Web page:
At night one can appreciate the splendour and beauty of Regent Street.  When the lights come on, the complexion of this grand street changes.  The contrast of the grand white architecture contrasted with the dark night sky is simply magnificent.  What is even better is there is little pedestrian traffic so you can appreciate the curved buildings more than when you’re dodging the daily pedestrian commuters, tourists and shoppers.

Many years ago I confused Piccadilly Street with Regent Street for some odd reason.  I’d race up Piccadilly thinking I’d arrive at Liberty in less than five minutes only to find myself at Green Park and far from where I wanted to be.  There is a lesson to be learned when navigating the streets of London on foot – use a map or know where you’re going.  I did neither in my early years.  I can now get from Point A to Point B with my eyes closed.

Since my London book project began, I’ve learned when to zag instead of zig to end up where I need to be.  Thank the street gods for that.  Learning to navigate is not at all difficult.  I often say I am not a fan of public transportation.  The reason for this is because I miss out on London by being on a bus or underground.   The sounds, sights and even the smells of London make it remarkable.  So, stay on foot, walk a bit more and discover London the way it should be discovered.

That said, Regent Street is a good example of starting at one point of London thinking you’ll end up where you want to go, but really end up at Point C.  Always look on the bright side – there are great shops along Regent Street to keep you entertained.  You might also think about these interesting facts about Regent Street :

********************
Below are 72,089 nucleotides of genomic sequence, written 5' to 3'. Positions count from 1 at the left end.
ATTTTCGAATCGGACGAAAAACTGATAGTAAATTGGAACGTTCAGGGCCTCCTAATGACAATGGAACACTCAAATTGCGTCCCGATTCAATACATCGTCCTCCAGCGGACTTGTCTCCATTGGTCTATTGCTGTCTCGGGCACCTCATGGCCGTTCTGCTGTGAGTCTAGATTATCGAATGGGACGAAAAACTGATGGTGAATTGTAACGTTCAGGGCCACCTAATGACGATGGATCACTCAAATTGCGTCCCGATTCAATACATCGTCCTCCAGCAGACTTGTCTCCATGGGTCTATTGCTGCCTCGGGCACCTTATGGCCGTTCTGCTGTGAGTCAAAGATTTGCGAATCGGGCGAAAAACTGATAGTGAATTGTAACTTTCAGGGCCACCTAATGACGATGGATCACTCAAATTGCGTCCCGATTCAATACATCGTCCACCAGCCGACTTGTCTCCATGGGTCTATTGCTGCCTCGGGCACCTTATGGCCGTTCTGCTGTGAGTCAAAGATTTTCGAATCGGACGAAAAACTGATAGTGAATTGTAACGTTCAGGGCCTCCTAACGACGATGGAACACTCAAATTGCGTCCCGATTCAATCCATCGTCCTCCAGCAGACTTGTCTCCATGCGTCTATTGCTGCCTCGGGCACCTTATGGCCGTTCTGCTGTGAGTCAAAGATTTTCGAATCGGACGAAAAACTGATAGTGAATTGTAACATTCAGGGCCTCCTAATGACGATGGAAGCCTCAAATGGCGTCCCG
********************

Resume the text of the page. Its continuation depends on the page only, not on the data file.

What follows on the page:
:: Regent Street was one of the first planned developments in London.  It was intentionally constructed by the government as a commercial business area.

:: Regent Street was given its name in honour of Prince George (later King George IV), who funded most of the construction.

:: In 1850, Regent Street shops stayed open until a whopping 7 pm making it one of the first late-night shopping events in the city.

:: Over 7.5 million people visit Regent Street every year.  The street is over a mile long and the shops along it employ about 20,000 people.  Regent Street also contains room for over 400 small offices and 750,000 square feet of large office space.

::  Due to its status as a fashion Mecca, and its length, Regent Street is also referred to as the “Mile of Style.”

::  Open since 1881, Hamleys toy store is the oldest operating business on Regent Street, having opened originally in High Holborn in 1760. The oldest continually operating store perhaps goes to Liberty, which opened six years before in 1875.

The video above includes a night scene of Regent Street.  The lighted pavement in the foreground is brilliant.  Below are a few images of Regent Street.






Destination:  London


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